Bill Moos says he’s learned over the years to be careful about judging someone based off what others are saying.
He uses Barry Alvarez as an example of why.
Before arriving in Lincoln during the fall of 2017 to become Nebraska’s athletic director, Moos made his mark as an AD in the northwestern part of the United States at Washington State, Oregon and Montana.
In his circles out west, Moos says, he had heard at times that Alvarez could be a bit of a bully, and even somewhat ruthless.
Then, Moos says, he took the Nebraska job, got to know his Big Ten brethren, and found Alvarez to be a delight.
“We’re dear friends now,” Moos says.
Close enough to enjoy breakfast together.
“Can I tell you a story?” Moos asks politely during an interview last week in his Memorial Stadium office.
He goes on to tell of an encounter with Alvarez that helps illustrate the native Pennsylvanian's incredible (and immediate) impact on Wisconsin’s football program as its head coach from 1990 to 2005.
Of course, Alvarez as an athletic director (2004 to 2021) became a respected power broker within the Big Ten and even nationally.
The 74-year-old has a regal presence, carrying himself with the sort of strength and dignity you might expect from someone who’s had such a wide-ranging impact.
His work at Wisconsin gives hope to football programs that lack a winning tradition. Consider: UW was 9-36 in the four seasons before Alvarez arrived as head coach.
Alvarez, of course, announced his retirement as AD in April.
So, back to the breakfast. Moos tells of going to the Chicago area in 2017 for a Big Ten meeting in nearby Rosemont, Illinois.
He arrives early and sits down in a hotel restaurant.
Alvarez enters, and Moos waves him over. Moos is full of stories. He loves telling them and he’s good at it, and he has something for Alvarez.
He tells Alvarez that as Washington State’s AD, he often used Alvarez’s early days as Wisconsin’s head coach — Alvarez was 11-22 in his first three seasons, including 1-10 in 1990 — to illustrate why Cougar fans should be patient with Mike Leach, whom Moos hired in 2012. WSU was 3-9 (1-8 Pac-12) in Leach’s first season.
Moos tells Alvarez that he liked to tell Washington State fans that 52 players left Wisconsin’s program shortly after Alvarez took over.
“Fifty-two!” Moos says for emphasis.
With a bowl of steel-cut oatmeal in front of him, Alvarez grins and stays silent as Moos recounts Alvarez’s early days as head coach.
“Fifty-two guys left your program!” Moos tells Alvarez. “More than half your roster!”
Moos will never forget Alvarez’s response.
“In a low voice, he goes, ‘It was 54,’” Moos said last week.
“He was proud of it.”
In Alvarez’s fourth season as Wisconsin’s head coach, 1993, the Badgers defeated UCLA in the Rose Bowl. As years progressed, Wisconsin became a consistently tough customer in college football, winning two more Rose Bowls while playing a style that Alvarez says he learned at Nebraska. You know that story, Husker fans. Moos certainly knows the story.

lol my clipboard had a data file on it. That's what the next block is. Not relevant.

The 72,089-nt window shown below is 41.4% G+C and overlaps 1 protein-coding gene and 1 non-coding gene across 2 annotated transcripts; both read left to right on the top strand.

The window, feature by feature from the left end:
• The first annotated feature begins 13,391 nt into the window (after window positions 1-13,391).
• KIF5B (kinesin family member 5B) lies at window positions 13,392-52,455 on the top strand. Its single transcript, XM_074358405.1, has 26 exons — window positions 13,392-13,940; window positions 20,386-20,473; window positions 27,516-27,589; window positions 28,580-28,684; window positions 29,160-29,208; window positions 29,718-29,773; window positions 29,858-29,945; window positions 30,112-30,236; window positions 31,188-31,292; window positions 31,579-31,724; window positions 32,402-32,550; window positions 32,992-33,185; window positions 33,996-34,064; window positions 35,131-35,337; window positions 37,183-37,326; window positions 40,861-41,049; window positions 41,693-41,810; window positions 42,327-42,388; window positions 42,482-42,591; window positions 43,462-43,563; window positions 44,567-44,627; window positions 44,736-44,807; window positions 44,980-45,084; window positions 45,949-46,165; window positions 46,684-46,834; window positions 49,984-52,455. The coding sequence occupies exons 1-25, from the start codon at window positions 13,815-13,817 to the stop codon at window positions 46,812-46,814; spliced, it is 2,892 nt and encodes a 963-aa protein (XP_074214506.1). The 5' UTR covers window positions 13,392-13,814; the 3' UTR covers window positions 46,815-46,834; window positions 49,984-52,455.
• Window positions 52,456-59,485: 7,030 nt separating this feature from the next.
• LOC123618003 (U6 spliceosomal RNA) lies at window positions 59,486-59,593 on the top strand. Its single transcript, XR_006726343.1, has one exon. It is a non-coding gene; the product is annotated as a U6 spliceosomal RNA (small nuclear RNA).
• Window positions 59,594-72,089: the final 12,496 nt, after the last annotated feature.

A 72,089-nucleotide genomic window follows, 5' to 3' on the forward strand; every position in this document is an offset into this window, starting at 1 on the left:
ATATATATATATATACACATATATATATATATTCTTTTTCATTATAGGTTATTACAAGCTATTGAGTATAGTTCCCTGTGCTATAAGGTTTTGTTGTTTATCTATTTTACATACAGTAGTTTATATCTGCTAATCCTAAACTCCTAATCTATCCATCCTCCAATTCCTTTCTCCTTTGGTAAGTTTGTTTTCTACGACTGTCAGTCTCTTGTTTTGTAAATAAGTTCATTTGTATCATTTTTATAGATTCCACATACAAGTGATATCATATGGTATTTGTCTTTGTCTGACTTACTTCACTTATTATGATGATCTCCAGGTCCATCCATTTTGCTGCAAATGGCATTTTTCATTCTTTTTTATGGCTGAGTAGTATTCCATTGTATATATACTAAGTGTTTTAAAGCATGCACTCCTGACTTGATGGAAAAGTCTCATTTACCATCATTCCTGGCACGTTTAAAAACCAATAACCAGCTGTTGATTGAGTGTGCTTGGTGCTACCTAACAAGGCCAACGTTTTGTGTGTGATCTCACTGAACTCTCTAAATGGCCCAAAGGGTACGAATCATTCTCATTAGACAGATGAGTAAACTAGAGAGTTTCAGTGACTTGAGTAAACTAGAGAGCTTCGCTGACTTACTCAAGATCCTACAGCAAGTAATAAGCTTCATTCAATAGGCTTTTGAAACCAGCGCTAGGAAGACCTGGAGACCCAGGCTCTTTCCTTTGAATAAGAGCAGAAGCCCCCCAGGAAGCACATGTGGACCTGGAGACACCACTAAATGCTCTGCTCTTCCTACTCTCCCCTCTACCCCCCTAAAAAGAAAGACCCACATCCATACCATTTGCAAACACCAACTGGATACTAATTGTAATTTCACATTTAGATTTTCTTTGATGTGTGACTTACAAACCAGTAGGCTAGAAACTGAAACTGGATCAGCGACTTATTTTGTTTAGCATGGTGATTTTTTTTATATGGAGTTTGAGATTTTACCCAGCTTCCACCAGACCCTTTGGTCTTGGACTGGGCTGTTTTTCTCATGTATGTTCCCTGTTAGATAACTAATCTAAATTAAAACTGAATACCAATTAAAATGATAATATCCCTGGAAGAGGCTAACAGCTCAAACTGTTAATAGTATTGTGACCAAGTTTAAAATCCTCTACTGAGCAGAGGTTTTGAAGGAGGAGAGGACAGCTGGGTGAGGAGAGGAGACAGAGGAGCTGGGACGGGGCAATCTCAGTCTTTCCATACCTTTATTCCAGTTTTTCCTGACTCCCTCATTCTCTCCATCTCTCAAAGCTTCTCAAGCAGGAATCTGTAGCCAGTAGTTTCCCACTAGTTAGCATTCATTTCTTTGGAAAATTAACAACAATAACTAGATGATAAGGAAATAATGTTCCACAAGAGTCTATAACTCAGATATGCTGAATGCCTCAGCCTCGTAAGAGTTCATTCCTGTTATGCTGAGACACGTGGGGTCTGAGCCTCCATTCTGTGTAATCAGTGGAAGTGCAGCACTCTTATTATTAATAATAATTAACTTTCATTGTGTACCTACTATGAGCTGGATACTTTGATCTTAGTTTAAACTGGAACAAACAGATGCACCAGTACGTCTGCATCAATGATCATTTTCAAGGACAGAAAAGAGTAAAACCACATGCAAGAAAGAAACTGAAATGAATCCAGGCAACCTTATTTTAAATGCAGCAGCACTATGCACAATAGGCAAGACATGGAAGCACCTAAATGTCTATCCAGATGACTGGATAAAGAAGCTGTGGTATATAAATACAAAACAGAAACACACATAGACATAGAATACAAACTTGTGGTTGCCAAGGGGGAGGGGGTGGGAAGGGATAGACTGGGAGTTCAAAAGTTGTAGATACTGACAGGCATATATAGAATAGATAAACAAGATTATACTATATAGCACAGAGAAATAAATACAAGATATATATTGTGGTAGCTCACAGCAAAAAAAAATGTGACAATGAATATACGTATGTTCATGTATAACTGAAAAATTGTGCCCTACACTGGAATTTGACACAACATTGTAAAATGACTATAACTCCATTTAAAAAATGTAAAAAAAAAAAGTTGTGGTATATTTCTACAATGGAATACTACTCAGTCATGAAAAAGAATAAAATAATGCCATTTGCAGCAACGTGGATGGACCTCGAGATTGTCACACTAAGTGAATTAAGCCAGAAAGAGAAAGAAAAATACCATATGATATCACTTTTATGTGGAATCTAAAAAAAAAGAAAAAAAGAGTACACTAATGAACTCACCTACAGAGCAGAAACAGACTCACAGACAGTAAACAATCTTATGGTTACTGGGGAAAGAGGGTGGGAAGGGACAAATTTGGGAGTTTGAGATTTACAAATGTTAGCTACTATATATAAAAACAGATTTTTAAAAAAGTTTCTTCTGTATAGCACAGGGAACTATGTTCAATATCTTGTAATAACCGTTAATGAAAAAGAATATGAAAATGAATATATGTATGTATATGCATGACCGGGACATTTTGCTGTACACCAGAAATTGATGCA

“Wisconsin football is this: 'We’re going to line up and we’re going to kick your ass, and there’s really not a whole lot you can do about it,'” Moos says.
This is where many Nebraska fans’ thoughts may shift to 2017, when Wisconsin came to Lincoln and was ruthless in prevailing 38-17.
In the fourth quarter, the Badgers rushed 22 times for 125 yards — and never attempted a pass.
The entire stadium knew a run play was coming, and it didn't much matter.
Alvarez, a Nebraska linebacker in the Bob Devaney era, had to be sitting back with a wide grin. That was his blueprint. It’s still the blueprint at UW. It's recruit big and ornery linemen from Wisconsin or regions nearby and go to work. You can imagine the rugged nature of the Badgers' practices. Facing a downhill running game every day will make a defense leather-tough.
OK, I’ll stop there, Husker fans. You already know the score.
Meanwhile, Moos paints a picture of how Alvarez, as a veteran AD, conducted himself in Big Ten meetings.
“He never felt he had to be the loudest voice in the room,” Moos says. “But when he had something to say, it always had value.”
“Sometimes people talk just to hear themselves,” Moos adds. “Not Barry. When he talked, it was worth listening. Sometimes, it was just once a meeting.”
In other words, Alvarez didn’t throw his weight around.
“Nope,” Moos says. “Very humble.”
Alvarez’s input was particularly valuable on football-specific matters. No surprise there given his coaching background.
“But I think he appreciated the professionalism of those of us who had been in the industry as administrators and not coaches,” Moos says. “He respected that, and it was mutual.”
Moos has enjoyed several conversations with Alvarez in the past three-plus years. Alvarez expresses to Moos the need for people to be patient with Scott Frost as he builds Nebraska’s program. Frost is 12-20 through three seasons. Remember, Alvarez was just 11-22 through three years.
“Barry’s just my kind of guy. Rough, tough. A linebacker,” Moos says. “And he’s always been proud to be a Husker.”
“He’s a tough disciplinarian. His players always loved him — those who didn’t quit,” Moos adds with a grin.
Oh, the stories Alvarez could tell.